General Information
Why is EAB important?
What does EAB Look Like?
What does an Ash Tree Look Like?
How Do I Know If My Trees Have EAB?
Where has EAB been found?
Regulations
Firewood Regulations
State and Federal Quarantines
Quick Link for Industry
Management Options, Tips and Tools
For Homeowners
For Woodlot owners
For Communities
For Professionals
What Is Wisconsin Doing About EAB?
Wisconsin's Response Plan
Survey Program
Upcoming Events

FAQ


EAB and Ash Trees
How big is EAB?
An adult EAB is a beetle approximately 3/8 to 1/2 of an inch long and approximately 1/16 of an inch wide. EAB larvae (immature stage of EAB) vary in length as they grow. Full grown larvae average approximately 1.5 inches in length.


Does EAB attack other trees besides ash?
EAB strictly attacks ash trees (Fraxinus species) of all sizes, whether healthy or unhealthy. Other trees with ash in their name such as mountain ash or prickly ash are not true ash trees and are not threatened by EAB.


Why is Mountain Ash not threatened by EAB?
Mountain ash is not true ash or a Fraxinus species. Mountain ash is actually part of the Rose family.


Where is EAB in Wisconsin?
Emerald ash borer has been confirmed in Adams, Brown, Buffalo, Calumet, Columbia, Crawford, Dane, Dodge, Door, Douglas, Fond du Lac, Grant, Green, Jackson, Jefferson, Kenosha, La Crosse, Lafayette, Marquette, Milwaukee, Monroe, Oneida, Outagamie, Ozaukee, Portage, Racine, Richland, Rock, Sauk, Sawyer, Sheboygan, Trempealeau, Vernon, Walworth, Washington, Waukesha, Winnebago and Wood counties.


Where can I send in an EAB sample for identification?
If you find what you think is an EAB beetle or larva, you can send your sample to the Emerald Ash Borer Program, WI DATCP, P.O. Box 8911, Madison, WI 53708-8911. Place your sample in a small sturdy container so it will not get damaged through the mailing process. Please include your name, address, phone number, and where and when you found the beetle/larva. As soon as we identify your sample, we will contact you.


What happens if my tree is infested with EAB?
Depending on the extent of the infestation and the health of the tree, you may be able to chemically treat the tree to prevent additional damage. An arborist or other tree care professional can help you make that decision. Local ordinances may require that you remove the tree and you should check with your municipality. State agencies working on EAB issues do not mandate that an infested tree on private property be removed.



EAB Management & Treatment
Is there a pesticide that kills EAB?
Currently, there is no pesticide that is 100 percent effective in killing EAB. There are products that help protect ash trees from the pest. UW-Extension has published a guide to insecticides for homeowners. You may also consult a professional arborist for treatments that must be applied by a licensed pesticide applicator.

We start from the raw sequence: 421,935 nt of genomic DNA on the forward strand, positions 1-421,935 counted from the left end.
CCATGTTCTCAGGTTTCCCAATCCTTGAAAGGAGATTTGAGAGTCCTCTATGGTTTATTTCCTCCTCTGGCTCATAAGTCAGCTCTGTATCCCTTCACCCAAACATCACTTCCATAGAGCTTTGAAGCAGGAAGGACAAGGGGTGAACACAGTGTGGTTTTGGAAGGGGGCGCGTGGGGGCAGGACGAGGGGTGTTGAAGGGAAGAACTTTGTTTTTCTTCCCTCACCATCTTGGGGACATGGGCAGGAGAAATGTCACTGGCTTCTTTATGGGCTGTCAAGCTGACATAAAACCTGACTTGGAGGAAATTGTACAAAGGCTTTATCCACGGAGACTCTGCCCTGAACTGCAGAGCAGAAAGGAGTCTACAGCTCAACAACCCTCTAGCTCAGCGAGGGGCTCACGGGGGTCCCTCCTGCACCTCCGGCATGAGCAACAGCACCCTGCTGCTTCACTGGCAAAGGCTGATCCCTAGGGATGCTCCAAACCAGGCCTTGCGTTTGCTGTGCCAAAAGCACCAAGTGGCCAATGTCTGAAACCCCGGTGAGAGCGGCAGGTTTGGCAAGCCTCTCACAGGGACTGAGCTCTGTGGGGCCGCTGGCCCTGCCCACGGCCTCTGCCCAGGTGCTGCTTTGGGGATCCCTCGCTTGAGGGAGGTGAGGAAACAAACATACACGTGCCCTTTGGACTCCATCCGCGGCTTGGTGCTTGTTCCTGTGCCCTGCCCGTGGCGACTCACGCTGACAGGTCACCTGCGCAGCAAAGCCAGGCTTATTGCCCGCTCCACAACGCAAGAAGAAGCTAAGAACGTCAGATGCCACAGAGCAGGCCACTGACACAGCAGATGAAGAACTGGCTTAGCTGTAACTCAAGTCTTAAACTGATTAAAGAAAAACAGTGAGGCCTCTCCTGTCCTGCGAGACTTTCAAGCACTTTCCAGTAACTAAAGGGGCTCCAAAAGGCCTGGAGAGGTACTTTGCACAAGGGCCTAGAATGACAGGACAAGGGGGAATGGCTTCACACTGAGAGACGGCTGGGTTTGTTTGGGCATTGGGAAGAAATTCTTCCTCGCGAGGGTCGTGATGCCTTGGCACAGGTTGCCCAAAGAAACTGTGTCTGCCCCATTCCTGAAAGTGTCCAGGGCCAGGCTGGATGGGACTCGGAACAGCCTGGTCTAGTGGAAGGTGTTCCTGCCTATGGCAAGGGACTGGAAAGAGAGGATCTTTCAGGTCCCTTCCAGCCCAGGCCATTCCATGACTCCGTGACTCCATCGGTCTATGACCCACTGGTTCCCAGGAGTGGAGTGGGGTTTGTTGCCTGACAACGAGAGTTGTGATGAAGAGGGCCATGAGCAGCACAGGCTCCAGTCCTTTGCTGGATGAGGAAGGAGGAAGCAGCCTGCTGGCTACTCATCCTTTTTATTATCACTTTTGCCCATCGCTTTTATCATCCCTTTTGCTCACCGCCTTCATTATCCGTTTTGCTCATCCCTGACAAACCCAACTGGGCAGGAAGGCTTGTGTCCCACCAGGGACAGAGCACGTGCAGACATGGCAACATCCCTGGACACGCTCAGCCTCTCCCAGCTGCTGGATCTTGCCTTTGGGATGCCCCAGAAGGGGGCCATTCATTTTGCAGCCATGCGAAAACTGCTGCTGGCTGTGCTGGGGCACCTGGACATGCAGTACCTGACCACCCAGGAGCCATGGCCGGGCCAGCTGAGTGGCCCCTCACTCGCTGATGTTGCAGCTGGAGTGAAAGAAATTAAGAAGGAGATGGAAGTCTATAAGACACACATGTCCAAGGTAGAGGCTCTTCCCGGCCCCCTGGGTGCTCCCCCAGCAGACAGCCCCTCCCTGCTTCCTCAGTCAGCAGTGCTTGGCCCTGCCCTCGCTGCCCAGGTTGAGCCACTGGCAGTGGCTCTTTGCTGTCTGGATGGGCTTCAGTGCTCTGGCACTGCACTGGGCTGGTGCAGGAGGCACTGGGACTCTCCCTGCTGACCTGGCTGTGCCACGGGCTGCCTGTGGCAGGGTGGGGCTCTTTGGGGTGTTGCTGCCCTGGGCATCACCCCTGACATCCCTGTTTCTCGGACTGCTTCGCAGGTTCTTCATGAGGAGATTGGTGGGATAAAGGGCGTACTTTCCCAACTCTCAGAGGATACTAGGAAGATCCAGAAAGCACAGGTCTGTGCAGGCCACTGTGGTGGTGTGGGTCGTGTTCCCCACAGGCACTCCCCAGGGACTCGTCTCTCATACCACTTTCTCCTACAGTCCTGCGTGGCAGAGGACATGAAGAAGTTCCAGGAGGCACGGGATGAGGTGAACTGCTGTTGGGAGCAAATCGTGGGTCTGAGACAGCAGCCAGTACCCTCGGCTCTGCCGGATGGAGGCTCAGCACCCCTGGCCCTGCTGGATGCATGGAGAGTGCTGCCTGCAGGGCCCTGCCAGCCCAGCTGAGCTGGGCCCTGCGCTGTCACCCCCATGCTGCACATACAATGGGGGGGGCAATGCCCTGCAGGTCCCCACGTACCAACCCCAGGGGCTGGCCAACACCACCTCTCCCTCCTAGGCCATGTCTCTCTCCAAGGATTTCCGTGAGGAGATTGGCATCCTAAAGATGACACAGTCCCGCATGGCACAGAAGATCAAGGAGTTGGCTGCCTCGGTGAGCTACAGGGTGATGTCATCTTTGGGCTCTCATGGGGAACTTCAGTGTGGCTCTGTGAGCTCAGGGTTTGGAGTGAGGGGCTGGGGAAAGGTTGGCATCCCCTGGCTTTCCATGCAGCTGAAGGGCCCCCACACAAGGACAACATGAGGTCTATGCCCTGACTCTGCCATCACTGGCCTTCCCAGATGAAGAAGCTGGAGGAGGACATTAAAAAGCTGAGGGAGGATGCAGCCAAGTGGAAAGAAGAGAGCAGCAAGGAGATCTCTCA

Am I responsible for taking my tree down if it is infested with EAB?
The state does not mandate removal of EAB infested ash trees, however municipalities may require removal under local ordinances. Even if not required by ordinance, the removal of EAB infested trees is recommended. EAB infestation causes tree mortality and dead trees pose a safety risk to private and public property. Removal of the trees and proper disposal may help slow the spread of EAB in the immediate area.


What should I do if I suspect a tree on somebody else's property is infested with EAB?
If possible, talk to your neighbor about your concerns and observations. Ask them to call the Wisconsin EAB Hotline and report the tree to us as an inspection might be necessary. The number is 1-800-462-2803.

If the tree belongs to the municipality you live in, please contact your municipality's public works department.


How do I get a trap to catch EAB on my property?
EAB traps are not distributed to the public. We do not use the traps as a method of control, but as a survey and detection tool.


Can EAB program staff come and look at my tree?
EAB program staff will only inspect trees suspected of EAB infestation. Because there are many other reasons for ash trees to appear unhealthy, staff will guide the property owner through a series of questions to determine whether the tree may be infested or not.

Hiring a private arborist or other tree care professional is often very helpful. They can help you determine if your tree is suffering from EAB infestation or some other problem. In either case, they will work with you to develop a course of action.



EAB Quarantine & Regulations
What counties are quarantined for EAB?
Adams, Brown, Buffalo, Calumet, Columbia, Crawford, Dane, Dodge, Door, Douglas, Fond du Lac, Grant, Green, Iowa, Jackson, Jefferson, Juneau, Kenosha, Kewaunee, La Crosse, Lafayette, Manitowoc, Marquette, Milwaukee, Monroe, Oneida, Outagamie, Ozaukee, Racine, Richland, Rock, Sauk, Sheboygan, Trempealeau, Vernon, Walworth, Washington, Waukesha and Winnebago counties are under quarantine. Jefferson and Sheboygan counties are under quarantine because of their proximity to infestations in neighboring counties. We have not confirmed the presence of EAB in either of those two counties, however.


What does it mean when an area is quarantined?
When an area is quarantined, it means that residents and affected businesses must not transport any hardwood firewood, ash nursery stock, ash logs or timber out of the quarantined area. This restriction helps prevent the pest's introduction to new areas and to minimize its spread.


Can I move firewood into or out of a quarantined area?
Firewood cannot be transported out of a quarantined area. It can, however, be transported into or within a quarantined area without penalty.





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